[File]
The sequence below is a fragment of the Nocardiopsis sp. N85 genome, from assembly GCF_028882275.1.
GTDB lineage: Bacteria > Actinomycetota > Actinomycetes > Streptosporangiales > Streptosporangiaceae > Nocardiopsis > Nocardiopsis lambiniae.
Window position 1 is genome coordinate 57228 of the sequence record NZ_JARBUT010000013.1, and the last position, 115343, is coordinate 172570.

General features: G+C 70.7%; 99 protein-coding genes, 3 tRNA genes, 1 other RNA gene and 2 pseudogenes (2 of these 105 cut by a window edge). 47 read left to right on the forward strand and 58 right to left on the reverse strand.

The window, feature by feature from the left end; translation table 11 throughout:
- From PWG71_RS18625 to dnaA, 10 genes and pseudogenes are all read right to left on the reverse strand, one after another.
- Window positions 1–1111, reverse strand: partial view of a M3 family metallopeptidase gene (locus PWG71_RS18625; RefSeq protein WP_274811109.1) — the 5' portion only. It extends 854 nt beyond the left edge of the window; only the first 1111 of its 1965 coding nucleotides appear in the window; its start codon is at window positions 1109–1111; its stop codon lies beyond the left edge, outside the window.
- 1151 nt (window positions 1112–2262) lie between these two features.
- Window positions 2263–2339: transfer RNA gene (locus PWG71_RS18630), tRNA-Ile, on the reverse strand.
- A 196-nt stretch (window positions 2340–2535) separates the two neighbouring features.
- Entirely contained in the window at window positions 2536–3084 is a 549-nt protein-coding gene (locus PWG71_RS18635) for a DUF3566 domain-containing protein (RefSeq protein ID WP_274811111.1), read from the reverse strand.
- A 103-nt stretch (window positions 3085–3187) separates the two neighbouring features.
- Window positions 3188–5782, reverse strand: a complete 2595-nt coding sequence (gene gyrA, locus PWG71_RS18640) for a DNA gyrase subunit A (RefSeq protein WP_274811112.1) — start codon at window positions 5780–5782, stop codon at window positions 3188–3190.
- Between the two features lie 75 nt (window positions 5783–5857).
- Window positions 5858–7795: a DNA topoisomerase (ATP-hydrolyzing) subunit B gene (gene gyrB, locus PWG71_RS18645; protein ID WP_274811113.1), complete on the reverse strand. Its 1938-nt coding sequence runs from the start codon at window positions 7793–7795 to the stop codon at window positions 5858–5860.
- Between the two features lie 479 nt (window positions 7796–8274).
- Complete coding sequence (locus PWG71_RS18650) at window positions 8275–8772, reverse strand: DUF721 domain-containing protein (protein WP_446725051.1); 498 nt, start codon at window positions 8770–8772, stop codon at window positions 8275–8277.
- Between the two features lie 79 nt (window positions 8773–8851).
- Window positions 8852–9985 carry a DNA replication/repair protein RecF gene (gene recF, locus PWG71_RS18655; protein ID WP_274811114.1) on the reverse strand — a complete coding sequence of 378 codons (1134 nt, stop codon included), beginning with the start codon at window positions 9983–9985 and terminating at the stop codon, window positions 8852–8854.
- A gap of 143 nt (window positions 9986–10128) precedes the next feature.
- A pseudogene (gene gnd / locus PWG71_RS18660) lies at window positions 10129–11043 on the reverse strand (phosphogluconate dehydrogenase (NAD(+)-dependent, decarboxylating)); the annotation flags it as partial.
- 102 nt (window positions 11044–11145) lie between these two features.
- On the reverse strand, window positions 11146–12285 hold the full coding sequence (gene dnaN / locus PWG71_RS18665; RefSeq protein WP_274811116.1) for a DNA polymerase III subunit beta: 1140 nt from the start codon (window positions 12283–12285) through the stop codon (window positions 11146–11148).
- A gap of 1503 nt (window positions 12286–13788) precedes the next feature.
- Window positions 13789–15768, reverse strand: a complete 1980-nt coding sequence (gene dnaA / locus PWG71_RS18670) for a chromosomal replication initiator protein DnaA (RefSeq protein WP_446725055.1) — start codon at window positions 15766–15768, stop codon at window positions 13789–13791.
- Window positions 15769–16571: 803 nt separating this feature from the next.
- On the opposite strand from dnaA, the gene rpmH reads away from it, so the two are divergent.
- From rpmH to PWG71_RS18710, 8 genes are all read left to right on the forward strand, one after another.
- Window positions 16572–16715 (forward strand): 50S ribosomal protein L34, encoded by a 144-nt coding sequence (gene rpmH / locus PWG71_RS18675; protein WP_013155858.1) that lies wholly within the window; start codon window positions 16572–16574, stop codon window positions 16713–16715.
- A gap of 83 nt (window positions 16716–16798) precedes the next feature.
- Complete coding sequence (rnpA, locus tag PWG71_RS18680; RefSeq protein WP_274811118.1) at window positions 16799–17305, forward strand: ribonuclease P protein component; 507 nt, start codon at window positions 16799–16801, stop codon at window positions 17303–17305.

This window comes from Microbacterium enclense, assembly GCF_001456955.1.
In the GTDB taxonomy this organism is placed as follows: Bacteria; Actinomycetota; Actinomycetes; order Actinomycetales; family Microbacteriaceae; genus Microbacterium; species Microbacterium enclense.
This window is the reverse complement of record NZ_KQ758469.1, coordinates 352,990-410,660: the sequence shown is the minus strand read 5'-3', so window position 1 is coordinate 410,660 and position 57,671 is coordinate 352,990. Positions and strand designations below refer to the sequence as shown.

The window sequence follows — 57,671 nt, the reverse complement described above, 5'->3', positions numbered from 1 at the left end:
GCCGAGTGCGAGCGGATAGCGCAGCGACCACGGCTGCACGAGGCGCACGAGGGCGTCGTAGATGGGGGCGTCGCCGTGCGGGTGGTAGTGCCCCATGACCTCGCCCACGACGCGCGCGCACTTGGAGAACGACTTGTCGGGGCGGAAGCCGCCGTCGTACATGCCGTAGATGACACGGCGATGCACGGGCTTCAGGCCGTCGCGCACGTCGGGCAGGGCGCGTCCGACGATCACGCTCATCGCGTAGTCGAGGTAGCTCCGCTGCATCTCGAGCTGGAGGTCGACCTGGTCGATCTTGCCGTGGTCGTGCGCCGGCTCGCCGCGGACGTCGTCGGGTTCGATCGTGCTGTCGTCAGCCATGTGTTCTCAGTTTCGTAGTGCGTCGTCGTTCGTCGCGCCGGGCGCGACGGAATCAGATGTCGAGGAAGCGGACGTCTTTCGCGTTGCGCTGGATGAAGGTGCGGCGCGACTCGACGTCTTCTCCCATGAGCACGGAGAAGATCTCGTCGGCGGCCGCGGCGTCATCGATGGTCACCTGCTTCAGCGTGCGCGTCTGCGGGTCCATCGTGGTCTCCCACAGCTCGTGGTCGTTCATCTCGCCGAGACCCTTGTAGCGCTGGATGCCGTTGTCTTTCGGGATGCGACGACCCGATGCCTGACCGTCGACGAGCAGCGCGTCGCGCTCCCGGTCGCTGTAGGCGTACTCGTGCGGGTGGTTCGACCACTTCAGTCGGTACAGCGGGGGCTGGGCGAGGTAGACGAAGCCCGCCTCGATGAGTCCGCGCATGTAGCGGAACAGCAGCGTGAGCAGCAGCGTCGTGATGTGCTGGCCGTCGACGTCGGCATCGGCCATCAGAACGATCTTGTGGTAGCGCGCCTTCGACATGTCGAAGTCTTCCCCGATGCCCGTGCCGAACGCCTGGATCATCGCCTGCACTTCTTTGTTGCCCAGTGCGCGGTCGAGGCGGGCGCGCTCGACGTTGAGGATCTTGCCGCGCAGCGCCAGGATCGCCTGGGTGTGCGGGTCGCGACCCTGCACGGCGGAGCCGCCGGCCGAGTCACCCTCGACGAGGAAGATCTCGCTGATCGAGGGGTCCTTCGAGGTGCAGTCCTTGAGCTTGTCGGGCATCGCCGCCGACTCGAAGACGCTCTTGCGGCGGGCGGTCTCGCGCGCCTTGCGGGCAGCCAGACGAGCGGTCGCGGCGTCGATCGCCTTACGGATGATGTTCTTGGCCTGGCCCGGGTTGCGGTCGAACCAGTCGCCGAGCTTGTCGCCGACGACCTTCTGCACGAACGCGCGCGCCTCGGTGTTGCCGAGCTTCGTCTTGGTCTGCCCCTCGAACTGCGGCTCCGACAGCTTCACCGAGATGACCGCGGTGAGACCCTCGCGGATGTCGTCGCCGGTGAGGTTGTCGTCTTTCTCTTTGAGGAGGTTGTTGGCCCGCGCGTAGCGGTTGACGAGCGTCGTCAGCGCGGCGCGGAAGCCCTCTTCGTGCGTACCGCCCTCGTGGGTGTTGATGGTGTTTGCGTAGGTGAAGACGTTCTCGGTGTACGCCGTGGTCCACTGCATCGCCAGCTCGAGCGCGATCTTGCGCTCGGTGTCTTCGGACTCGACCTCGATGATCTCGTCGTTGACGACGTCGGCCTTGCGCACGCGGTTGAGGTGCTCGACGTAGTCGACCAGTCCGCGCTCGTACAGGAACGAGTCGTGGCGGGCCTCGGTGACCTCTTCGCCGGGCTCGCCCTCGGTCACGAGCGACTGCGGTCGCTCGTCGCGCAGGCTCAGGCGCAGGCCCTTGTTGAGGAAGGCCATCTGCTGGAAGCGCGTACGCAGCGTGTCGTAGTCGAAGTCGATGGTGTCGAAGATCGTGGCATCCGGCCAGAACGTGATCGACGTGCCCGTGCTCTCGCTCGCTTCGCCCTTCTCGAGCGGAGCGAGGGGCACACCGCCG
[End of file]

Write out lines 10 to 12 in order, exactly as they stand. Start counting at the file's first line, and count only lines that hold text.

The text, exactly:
- A 196-nt stretch (window positions 2340–2535) separates the two neighbouring features.
- Entirely contained in the window at window positions 2536–3084 is a 549-nt protein-coding gene (locus PWG71_RS18635) for a DUF3566 domain-containing protein (RefSeq protein ID WP_274811111.1), read from the reverse strand.
- A 103-nt stretch (window positions 3085–3187) separates the two neighbouring features.